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Prostacyclin in Human Non-small Cell Lung Cancers* FREE TO VIEW

Patrick Nana-Sinkam, MD; Heiko Golpon, MD; Robert L. Keith, MD; Ryan J. Oyer, MS; Sylk Sotto-Santiago, MBA; Mark D. Moore, BS; Wilbur Franklin, MD; Raphael A. Nemenoff, PhD; Mark W. Geraci, MD
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*From the Division of Pulmonary Sciences and Critical Care Medicine (Drs. Nana-Sinkam, Golpon, Keith, and Geraci, and Messrs. Oyer, Sotto-Santiago, and Moore), Division of Nephrology (Dr. Nemenoff), and Department of Pathology (Dr. Franklin), University of Colorado Health Sciences Center, Denver, CO.

Correspondence to: Patrick Nana-Sinkam, MD, Division of Pulmonary Sciences and Critical Care Medicine, University of Colorado Health Sciences Center, 4200 East 9th Ave, Box C272, Denver, CO 80262; e-mail: patrick.nana-sinkam@uchsc.edu

Chest. 2004;125(5_suppl):141S. doi:10.1378/chest.125.5_suppl.141S
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Lung cancer is the leading cause of cancer death in men and women in the United States. The cyclooxygenase pathway has a role in colon cancer chemoprevention and a potential role in lung cancer. Cyclooxygenase inhibition reduces lung cancer multiplicity in a murine model. We have shown that prostacyclin synthase (PGI2S) overexpression protects against tumor development in a transgenic mouse model. We hypothesize that eicosanoid balance is of importance in lung tumorigenesis, and propose a model for transcriptional regulation of PGI2S.

PGI2S expression in human non-small cell lung cancer samples and normal lung was evaluated by the following: (1) immunohistochemistry, (2) quantitative polymerase chain reaction, (3) Western analysis, and (4) eicosanoid levels of 6-keto prostaglandin F1 (PGF1)-α (the stable metabolite of prostacyclin) and prostaglandin E2 (PGE2) The 3-kilobase region of the prostacyclin synthase promoter as well as truncated constructs were placed into a luciferase construct and transfected into cell lines. The construct was then exposed to platelet-derived growth factor and co-transfected with constitutively active H-Ras.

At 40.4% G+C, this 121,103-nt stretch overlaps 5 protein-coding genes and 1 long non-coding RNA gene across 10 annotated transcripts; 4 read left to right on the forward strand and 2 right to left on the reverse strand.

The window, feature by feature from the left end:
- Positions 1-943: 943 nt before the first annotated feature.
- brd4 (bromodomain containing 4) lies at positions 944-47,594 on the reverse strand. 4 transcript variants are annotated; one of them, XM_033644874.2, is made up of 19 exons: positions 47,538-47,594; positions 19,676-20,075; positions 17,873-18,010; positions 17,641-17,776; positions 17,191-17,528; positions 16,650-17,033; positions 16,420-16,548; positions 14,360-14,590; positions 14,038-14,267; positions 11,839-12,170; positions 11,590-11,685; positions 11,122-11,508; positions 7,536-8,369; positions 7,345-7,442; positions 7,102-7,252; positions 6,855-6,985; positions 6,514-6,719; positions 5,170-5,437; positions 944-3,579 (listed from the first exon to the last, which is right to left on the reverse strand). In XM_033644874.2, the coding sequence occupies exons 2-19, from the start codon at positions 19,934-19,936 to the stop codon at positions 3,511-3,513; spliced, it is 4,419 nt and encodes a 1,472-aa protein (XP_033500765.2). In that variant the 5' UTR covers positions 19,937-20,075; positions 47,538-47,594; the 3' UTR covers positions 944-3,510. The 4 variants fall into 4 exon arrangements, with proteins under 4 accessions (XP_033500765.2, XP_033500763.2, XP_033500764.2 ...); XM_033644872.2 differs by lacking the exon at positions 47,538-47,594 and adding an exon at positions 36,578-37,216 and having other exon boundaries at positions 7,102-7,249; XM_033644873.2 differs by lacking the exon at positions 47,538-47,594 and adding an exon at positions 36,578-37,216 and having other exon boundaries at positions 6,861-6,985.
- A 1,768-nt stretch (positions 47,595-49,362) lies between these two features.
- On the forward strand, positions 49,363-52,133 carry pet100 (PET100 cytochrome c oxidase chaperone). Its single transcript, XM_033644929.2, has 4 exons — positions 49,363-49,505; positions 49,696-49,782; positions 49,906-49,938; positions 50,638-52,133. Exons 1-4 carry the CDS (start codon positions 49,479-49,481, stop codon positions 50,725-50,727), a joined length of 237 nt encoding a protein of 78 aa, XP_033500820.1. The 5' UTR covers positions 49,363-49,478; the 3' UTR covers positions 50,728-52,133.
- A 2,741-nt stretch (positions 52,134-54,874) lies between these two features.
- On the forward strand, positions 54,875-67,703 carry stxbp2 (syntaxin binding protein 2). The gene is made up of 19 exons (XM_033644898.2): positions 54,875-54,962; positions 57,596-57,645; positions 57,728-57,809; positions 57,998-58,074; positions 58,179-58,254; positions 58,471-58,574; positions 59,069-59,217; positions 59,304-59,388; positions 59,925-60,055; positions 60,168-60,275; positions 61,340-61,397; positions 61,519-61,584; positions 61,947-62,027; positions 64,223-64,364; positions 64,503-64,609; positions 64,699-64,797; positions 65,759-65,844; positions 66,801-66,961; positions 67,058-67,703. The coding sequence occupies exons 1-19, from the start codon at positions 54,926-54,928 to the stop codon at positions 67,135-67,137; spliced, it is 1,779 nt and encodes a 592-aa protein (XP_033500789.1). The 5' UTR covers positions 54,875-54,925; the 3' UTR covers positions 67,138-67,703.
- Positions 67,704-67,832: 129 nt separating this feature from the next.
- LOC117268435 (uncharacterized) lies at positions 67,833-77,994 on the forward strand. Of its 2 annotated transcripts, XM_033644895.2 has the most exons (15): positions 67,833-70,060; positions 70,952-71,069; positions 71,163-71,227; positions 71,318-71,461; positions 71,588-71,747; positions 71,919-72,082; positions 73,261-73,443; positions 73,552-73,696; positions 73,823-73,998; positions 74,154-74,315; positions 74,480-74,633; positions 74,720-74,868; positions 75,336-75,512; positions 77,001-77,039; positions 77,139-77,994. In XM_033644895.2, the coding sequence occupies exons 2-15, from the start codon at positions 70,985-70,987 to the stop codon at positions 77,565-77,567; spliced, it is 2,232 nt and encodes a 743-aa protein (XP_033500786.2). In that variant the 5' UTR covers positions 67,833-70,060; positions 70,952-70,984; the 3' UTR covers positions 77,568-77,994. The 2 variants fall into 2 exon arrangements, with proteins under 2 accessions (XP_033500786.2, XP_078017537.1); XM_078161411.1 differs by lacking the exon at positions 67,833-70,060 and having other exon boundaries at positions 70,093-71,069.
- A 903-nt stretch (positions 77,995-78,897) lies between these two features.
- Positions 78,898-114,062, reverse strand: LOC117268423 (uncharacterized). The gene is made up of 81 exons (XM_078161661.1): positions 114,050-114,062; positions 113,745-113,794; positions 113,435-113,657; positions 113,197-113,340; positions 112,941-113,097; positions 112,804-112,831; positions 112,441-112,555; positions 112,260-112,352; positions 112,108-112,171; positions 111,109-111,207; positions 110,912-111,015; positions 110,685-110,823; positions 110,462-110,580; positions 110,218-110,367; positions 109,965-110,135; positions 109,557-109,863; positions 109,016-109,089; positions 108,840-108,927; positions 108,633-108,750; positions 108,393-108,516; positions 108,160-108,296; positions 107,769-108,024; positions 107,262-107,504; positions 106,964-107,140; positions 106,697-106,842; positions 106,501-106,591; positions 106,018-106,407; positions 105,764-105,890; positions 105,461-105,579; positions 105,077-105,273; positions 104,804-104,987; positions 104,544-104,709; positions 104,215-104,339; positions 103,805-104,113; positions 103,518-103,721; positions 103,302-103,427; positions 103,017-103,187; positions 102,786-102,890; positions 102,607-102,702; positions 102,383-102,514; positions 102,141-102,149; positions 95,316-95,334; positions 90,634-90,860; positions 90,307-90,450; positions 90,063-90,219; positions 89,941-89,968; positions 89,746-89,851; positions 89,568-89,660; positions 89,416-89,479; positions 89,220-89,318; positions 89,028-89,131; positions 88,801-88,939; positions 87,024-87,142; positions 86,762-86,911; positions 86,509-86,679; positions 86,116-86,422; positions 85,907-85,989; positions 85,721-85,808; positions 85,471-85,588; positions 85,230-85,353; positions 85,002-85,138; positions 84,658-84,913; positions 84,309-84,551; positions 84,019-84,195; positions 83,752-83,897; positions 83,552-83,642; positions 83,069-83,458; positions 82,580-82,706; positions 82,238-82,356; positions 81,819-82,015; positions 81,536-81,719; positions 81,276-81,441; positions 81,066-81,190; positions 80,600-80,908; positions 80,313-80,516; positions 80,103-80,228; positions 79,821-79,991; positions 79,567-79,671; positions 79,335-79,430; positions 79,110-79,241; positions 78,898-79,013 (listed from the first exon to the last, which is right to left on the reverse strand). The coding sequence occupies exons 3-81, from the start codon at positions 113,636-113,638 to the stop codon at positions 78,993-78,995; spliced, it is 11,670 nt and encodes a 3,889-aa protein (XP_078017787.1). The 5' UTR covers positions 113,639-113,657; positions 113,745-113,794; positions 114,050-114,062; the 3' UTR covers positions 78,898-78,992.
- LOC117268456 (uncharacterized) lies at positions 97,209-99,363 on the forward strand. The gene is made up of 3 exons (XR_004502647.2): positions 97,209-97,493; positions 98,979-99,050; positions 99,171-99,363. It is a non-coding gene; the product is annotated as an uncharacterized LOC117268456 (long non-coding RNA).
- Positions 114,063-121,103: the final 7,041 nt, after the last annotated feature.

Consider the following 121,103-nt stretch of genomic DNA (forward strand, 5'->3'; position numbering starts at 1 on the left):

Tumors produced very low levels of 6-keto PGF1-α, decreased PGI2S messenger RNA, and decreased PGI2S protein expression by immunohistochemistry when compared to normal surrounding lung tissue. However, tumors produced high levels of PGE2. Luciferase reporter constructs demonstrate that maximal PGIS transcriptional activity resides in the first 183 base-pairs upstream from the start codon. Furthermore, a number of functional polymorphisms in the promoter region are related to the variable number tandem repeats in the promoter region. Lastly, PGI2S is negatively regulated by H-Ras and platelet-derived growth factor.

Assays for the prostacyclin metabolite and PGE2, quantitative polymerase chain reaction, Western analysis, and immunohistochemistry all suggest an association between prostacyclin and human non-small cell lung cancer. Furthermore, a balance of 6-keto PGF1α and PGE2 is likely of importance. In further studies, tumors will be evaluated by tissue microarray to determine the following: (1) whether the relative absence of PGI2S is associated with lung tumors of various histologies, and (2) whether PGI2S may serve as a marker of tumor aggressiveness or survival. Studies are in progress to define the regulation of PGI2S by other growth factors such as vascular endothelial growth factor, to elucidate the signaling mechanisms, and to determine physiologic effects of PGI2S on cell proliferation.

Abbreviations: PGE2 = prostaglandin E2; PGF1 = prostaglandin F1; PGI2S = prostacyclin synthase




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